Corrupt Cop on the Chopping Block

APD officer helped a domestic violence suspect evade arrest, according to Chief Joe Chacon memo

Police Chief Joseph Chacon put an officer on indefinite suspension for helping a man evade arrest (Photo by John Anderson)

Austin Police Chief Joseph Chacon announced in a disciplinary memo last week that he indefinitely suspended APD Officer Andrew Upton for helping the suspect in an alleged domestic violence assault evade arrest.

In the memo, Upton admits to writing a note to the suspect in the alleged assault – intentionally out of view of his body-worn camera – telling him that if he entered his residence and shut the door, he couldn't be arrested. During the course of the Internal Affairs investigation that preceded Chacon's decision to fire Upton, the officer admitted to investigators that he knew what he was doing at the time was wrong, but he did so as a "shortcut" to what he deemed was the more just outcome. "I was concerned [Mr. NL] would be arrested because of policy," Upton told IA. "I was concerned that ... it didn't best serve justice that night that he go to jail and have [an] arrest on his permanent record."

But Upton's actions not only violated Austin Police Department policy, Chacon wrote in the memo, they could be criminal as well. "A preponderance of the evidence" indicates that Upton hindered the arrest or prosecution of Mr. NL – a class A offense under state law. "Upton admitted that he committed each element of this offense, as he intended to hinder the arrest of Mr. NL, aided Mr. NL in avoiding arrest, and warned Mr. NL of his impending arrest," the memo reads. According to Chacon's memo, the incident has been referred to the Public Integrity Unit at the Travis County District Attorney's Office for potential prosecution.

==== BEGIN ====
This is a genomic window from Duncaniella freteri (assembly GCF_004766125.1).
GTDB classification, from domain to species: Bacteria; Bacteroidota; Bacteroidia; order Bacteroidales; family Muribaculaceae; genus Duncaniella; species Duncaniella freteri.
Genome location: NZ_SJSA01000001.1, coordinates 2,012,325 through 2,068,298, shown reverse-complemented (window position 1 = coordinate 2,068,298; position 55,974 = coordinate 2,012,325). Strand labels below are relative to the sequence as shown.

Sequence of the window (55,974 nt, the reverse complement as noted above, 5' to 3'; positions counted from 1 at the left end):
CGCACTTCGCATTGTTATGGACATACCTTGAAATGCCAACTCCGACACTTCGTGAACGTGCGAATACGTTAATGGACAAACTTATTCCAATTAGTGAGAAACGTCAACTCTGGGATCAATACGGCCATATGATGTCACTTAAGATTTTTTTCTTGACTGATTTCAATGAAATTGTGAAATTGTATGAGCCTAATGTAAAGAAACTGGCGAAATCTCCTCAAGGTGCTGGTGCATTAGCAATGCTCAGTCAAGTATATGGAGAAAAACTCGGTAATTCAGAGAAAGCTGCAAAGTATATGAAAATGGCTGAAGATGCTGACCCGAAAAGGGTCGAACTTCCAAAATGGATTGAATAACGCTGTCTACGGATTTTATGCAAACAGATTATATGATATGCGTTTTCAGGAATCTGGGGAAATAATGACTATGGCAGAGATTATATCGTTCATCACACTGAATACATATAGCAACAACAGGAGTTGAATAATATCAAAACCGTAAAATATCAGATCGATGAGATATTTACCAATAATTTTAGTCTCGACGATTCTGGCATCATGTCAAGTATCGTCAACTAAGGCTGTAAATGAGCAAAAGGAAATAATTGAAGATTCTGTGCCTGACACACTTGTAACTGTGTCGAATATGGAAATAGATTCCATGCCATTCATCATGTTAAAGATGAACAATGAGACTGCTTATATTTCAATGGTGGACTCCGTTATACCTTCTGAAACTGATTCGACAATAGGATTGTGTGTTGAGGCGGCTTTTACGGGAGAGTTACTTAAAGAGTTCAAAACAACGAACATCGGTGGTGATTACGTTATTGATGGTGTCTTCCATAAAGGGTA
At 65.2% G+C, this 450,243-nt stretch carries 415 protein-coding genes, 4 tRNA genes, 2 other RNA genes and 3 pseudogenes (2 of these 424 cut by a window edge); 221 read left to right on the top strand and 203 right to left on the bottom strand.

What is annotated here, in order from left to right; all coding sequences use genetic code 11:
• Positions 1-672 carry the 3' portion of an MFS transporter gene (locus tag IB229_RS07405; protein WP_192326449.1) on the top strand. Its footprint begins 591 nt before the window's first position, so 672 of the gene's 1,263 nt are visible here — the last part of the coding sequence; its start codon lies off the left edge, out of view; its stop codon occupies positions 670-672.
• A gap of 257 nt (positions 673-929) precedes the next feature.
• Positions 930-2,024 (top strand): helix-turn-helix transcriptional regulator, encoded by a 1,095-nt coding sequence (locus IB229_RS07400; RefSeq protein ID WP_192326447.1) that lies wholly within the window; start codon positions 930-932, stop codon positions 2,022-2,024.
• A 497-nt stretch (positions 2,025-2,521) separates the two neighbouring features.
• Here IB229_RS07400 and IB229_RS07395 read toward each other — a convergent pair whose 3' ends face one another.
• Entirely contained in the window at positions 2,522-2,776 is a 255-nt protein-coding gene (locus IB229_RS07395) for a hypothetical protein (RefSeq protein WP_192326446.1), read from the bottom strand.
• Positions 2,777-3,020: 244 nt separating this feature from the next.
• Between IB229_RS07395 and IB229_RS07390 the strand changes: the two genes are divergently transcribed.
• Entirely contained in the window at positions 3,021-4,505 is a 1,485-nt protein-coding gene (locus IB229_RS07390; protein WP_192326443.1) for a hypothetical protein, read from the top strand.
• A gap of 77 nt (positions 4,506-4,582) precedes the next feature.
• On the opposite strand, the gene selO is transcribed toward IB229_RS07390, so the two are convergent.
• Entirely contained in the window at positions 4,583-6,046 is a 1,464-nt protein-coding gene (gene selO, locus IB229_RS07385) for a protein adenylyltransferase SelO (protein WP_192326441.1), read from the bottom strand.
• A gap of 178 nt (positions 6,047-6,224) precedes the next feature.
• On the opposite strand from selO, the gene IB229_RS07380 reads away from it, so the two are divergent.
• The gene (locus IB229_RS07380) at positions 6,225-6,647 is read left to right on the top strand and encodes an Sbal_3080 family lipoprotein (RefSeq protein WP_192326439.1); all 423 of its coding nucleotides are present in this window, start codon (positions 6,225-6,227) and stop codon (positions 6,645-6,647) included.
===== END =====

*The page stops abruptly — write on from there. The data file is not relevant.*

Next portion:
The incident that resulted in Upton's indefinite suspension – i.e., his firing – occurred during the early hours of Aug. 11, 2021, but details of the officer's conduct were just revealed in Chacon's 22-page disciplinary memo, published March 18 by the Office of Police Oversight. Officers responded to a "Trespass Urgent" 911 call made by a man, identified as Mr. NL in the memo, who claimed his girlfriend, identified as Ms. VS, was being physical with him and refused to leave his residence.

While Upton and two other officers, unnamed in the memo, drove to the scene, the call was upgraded to a "Disturbance – Hot Shot," which means someone is facing imminent threat to their life or safety. When they arrived, they separated Mr. NL and Ms. VS to collect statements from each. Both said they were involved in a physical altercation, although each offered differing versions of events – a typical challenge officers confront during domestic violence calls.

Mr. NL told Upton that his girlfriend hit him, but he did not feel any pain; Ms. VS, however, told the other officers that her boyfriend threw her against a wall, which injured her finger. Later, while still on the scene, Mr. NL told Upton that the dispute was over Ms. VS refusing his attempts to have sex with her. Mr. NL also told Upton that when he was making the 911 call, Ms. VS struck him with a glancing blow that didn't hurt. He responded by pushing her away, potentially injuring her finger in the process.

At this point under Texas law, enough probable cause had been established to require an arrest. Mr. NL and Ms. VS agreed that one person, Ms. VS, was assaulted and injured – opening up Mr. NL to a potential charge of assault with injury, family violence. But the three responding officers were unsure, so they decided to consult their sergeant, Thuy Bayer, for advice.